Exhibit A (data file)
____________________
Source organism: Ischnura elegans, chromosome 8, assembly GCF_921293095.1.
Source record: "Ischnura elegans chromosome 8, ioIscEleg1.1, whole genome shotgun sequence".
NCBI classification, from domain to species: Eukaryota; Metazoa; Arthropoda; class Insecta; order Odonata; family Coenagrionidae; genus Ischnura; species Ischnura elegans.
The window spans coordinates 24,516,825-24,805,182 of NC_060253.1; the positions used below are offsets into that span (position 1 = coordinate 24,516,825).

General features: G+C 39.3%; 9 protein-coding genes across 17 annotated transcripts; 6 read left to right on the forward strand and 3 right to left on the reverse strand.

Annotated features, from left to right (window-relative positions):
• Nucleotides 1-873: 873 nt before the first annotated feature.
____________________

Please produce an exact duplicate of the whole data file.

Source organism: Ischnura elegans, chromosome 8, assembly GCF_921293095.1.
Source record: "Ischnura elegans chromosome 8, ioIscEleg1.1, whole genome shotgun sequence".
NCBI classification, from domain to species: Eukaryota; Metazoa; Arthropoda; class Insecta; order Odonata; family Coenagrionidae; genus Ischnura; species Ischnura elegans.
The window spans coordinates 24,516,825-24,805,182 of NC_060253.1; the positions used below are offsets into that span (position 1 = coordinate 24,516,825).

General features: G+C 39.3%; 9 protein-coding genes across 17 annotated transcripts; 6 read left to right on the forward strand and 3 right to left on the reverse strand.

Annotated features, from left to right (window-relative positions):
• Nucleotides 1-873: 873 nt before the first annotated feature.